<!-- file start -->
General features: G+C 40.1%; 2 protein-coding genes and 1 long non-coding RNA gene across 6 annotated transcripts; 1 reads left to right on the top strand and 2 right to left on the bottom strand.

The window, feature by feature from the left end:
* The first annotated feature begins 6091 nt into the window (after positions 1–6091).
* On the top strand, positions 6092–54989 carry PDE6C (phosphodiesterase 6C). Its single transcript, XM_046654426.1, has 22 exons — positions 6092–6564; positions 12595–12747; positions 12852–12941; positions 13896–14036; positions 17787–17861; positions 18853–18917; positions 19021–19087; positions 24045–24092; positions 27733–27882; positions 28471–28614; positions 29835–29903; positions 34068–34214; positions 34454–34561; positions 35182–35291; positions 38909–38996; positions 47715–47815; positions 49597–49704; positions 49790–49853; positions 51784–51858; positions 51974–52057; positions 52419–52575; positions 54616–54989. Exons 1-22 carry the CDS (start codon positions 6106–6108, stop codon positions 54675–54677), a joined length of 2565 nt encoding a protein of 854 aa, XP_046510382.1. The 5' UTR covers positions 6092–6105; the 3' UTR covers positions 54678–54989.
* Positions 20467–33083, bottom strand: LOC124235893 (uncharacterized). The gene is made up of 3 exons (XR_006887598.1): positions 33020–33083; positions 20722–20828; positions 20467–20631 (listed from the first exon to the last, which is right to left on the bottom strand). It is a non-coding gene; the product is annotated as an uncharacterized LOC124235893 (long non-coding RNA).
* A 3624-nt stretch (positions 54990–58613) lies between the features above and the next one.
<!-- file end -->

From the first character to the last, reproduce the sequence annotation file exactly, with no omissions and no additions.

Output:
General features: G+C 40.1%; 2 protein-coding genes and 1 long non-coding RNA gene across 6 annotated transcripts; 1 reads left to right on the top strand and 2 right to left on the bottom strand.

The window, feature by feature from the left end:
* The first annotated feature begins 6091 nt into the window (after positions 1–6091).
* On the top strand, positions 6092–54989 carry PDE6C (phosphodiesterase 6C). Its single transcript, XM_046654426.1, has 22 exons — positions 6092–6564; positions 12595–12747; positions 12852–12941; positions 13896–14036; positions 17787–17861; positions 18853–18917; positions 19021–19087; positions 24045–24092; positions 27733–27882; positions 28471–28614; positions 29835–29903; positions 34068–34214; positions 34454–34561; positions 35182–35291; positions 38909–38996; positions 47715–47815; positions 49597–49704; positions 49790–49853; positions 51784–51858; positions 51974–52057; positions 52419–52575; positions 54616–54989. Exons 1-22 carry the CDS (start codon positions 6106–6108, stop codon positions 54675–54677), a joined length of 2565 nt encoding a protein of 854 aa, XP_046510382.1. The 5' UTR covers positions 6092–6105; the 3' UTR covers positions 54678–54989.
* Positions 20467–33083, bottom strand: LOC124235893 (uncharacterized). The gene is made up of 3 exons (XR_006887598.1): positions 33020–33083; positions 20722–20828; positions 20467–20631 (listed from the first exon to the last, which is right to left on the bottom strand). It is a non-coding gene; the product is annotated as an uncharacterized LOC124235893 (long non-coding RNA).
* A 3624-nt stretch (positions 54990–58613) lies between the features above and the next one.